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The determination of whether a worker is an employee or independent contractor is an important decision for businesses owners to make. Hiring workers can involve potential liabilities and added reporting requirements, while the improper classification of a worker as an independent contract, rather than an employee, can result in severe penalties from the IRS and Department of Labor. In an effort to simplify this determination the State of Michigan has announced implementation of the IRS’ 20-Factor test.

Effective January 1, 2013, Michigan’s Unemployment Insurance Agency (MI-UIA) adopted the IRS’ 20-Factor test used to determine whether a worker is an employee or an independent contractor. The 20-Factor test implemented by the MI-UIA focuses on the control an employer has over the worker and the factors are grouped into the three categories of Behavioral Control, Financial Control, and Relationship Factors. An example of some factors included on the test would be who sets the worker’s hours of work, where is the work performed, who furnishes tools and materials to the worker, and whether the worker can quit without breach of contract. If a worker is required to comply with instructions of where, when, and how they should work, the worker would most likely be considered an employee. If the worker is not under supervision, determines their own work schedule, and is responsible to the employer on a results-only basis, they would normally be considered an independent contractor. Because of the multiple factors involved it is important to apply the test on a case-by-case basis.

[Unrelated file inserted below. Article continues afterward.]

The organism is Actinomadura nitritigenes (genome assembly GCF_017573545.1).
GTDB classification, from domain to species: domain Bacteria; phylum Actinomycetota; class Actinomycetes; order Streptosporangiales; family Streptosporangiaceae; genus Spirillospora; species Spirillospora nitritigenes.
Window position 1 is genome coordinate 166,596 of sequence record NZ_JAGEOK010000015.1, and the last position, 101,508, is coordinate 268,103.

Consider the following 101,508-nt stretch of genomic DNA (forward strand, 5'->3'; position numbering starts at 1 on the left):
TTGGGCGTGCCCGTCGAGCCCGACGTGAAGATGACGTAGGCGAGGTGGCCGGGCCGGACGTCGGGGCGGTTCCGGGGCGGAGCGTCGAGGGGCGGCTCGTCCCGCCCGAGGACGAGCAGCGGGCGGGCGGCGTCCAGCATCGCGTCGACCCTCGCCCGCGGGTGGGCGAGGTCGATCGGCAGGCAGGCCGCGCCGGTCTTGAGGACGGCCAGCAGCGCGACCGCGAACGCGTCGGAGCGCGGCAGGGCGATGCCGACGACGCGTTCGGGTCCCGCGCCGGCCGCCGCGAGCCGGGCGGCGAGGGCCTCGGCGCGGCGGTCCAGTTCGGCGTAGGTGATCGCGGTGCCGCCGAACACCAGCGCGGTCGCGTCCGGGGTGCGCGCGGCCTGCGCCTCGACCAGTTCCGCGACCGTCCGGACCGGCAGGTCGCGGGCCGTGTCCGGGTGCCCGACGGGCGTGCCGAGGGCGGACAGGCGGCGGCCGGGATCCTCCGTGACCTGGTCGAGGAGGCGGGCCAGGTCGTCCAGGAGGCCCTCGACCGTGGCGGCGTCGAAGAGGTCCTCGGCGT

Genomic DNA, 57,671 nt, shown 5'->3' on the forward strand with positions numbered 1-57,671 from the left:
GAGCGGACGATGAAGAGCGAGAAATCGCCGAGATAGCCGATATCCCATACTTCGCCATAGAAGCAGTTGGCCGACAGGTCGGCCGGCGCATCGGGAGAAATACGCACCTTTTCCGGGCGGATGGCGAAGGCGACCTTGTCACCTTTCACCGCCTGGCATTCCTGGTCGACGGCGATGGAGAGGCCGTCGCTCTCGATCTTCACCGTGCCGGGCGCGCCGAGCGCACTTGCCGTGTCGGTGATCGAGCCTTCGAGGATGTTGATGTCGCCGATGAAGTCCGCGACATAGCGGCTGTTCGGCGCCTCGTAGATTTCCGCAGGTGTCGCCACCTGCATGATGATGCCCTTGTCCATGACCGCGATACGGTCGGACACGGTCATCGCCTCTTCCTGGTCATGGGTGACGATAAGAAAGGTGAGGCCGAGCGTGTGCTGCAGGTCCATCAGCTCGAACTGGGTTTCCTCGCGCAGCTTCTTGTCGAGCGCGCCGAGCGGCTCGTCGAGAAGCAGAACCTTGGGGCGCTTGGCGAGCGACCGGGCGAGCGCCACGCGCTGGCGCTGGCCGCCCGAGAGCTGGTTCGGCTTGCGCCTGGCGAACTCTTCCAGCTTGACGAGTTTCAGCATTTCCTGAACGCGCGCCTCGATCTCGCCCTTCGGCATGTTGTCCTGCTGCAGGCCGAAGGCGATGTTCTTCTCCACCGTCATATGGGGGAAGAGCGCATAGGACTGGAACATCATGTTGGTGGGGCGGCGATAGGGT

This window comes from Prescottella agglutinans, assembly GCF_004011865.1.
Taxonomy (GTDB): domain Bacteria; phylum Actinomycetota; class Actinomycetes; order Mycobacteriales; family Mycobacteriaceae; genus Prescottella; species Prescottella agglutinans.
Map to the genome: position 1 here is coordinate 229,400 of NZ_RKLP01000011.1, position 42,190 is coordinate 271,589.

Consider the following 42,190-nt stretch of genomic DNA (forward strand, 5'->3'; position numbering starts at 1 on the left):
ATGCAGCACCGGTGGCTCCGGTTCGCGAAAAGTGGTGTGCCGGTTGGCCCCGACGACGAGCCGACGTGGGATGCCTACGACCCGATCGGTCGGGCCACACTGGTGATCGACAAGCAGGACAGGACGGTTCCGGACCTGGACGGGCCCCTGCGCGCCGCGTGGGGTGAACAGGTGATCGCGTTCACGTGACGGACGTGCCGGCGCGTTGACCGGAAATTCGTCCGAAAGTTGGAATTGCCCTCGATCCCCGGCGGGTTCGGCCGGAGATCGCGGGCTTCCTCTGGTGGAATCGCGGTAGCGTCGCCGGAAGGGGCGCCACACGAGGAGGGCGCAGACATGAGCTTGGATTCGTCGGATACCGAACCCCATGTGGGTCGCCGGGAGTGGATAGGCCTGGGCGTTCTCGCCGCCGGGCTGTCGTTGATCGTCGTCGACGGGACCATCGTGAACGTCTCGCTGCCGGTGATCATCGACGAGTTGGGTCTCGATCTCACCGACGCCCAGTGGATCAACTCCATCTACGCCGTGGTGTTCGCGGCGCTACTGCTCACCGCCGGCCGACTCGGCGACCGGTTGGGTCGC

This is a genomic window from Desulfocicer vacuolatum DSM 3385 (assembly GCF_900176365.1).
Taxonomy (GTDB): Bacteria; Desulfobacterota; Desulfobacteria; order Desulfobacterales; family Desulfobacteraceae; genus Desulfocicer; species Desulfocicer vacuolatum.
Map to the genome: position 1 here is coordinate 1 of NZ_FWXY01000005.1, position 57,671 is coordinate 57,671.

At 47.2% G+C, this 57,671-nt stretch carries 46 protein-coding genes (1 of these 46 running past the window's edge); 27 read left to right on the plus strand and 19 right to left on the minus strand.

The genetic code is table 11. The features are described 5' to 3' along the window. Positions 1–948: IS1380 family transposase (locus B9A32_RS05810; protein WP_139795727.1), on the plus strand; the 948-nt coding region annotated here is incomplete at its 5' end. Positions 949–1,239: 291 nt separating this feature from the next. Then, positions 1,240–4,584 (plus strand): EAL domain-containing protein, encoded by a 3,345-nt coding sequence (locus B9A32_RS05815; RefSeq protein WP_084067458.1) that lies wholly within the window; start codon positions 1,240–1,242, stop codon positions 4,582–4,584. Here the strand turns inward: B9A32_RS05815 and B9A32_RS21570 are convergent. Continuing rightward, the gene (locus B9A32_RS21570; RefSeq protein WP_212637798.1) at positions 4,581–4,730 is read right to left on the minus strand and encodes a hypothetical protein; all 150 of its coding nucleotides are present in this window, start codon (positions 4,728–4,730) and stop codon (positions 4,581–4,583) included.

Based on the results of the 20-Factor test, a business will be able to make the proper determination for a worker to be classified as an employee or independent contractor. If determined to be an employee, the business will be responsible for proper withholding of Federal and state taxes from the worker’s wages and issuing a W-2 to the individual at year’s end. A classification as an independent contractor requires no withholdings from the payments made to the worker and the business will instead issue a Form 1099 to the individual at year’s end.

The misclassification of a worker can result in problems with the IRS and Department of Labor in addition to exposing the business to penalties, additional taxes, and potential litigation. Although the test may be seen as complex, careful application of the test will help businesses avoid potential issues that can arise.

Please contact our Steve McCarty, National PEO Practice Leader, for more information.